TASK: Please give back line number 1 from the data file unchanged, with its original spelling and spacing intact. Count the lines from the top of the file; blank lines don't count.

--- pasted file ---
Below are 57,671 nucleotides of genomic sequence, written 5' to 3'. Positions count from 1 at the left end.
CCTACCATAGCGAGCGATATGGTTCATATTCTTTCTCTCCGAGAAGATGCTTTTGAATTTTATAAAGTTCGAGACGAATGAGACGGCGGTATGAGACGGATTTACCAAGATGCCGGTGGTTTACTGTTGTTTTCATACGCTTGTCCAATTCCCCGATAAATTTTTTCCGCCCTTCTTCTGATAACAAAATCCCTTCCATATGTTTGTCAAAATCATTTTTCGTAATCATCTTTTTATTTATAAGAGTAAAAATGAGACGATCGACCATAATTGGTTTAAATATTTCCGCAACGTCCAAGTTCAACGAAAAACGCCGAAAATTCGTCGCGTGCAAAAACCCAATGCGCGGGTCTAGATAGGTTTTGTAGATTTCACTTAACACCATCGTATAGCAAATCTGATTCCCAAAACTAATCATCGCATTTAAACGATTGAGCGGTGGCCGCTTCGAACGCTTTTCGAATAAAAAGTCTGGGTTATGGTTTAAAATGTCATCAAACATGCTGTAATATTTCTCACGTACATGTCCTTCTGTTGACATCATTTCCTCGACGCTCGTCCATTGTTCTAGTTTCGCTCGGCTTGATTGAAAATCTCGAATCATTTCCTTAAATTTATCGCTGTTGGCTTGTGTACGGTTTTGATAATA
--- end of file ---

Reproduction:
Below are 57,671 nucleotides of genomic sequence, written 5' to 3'. Positions count from 1 at the left end.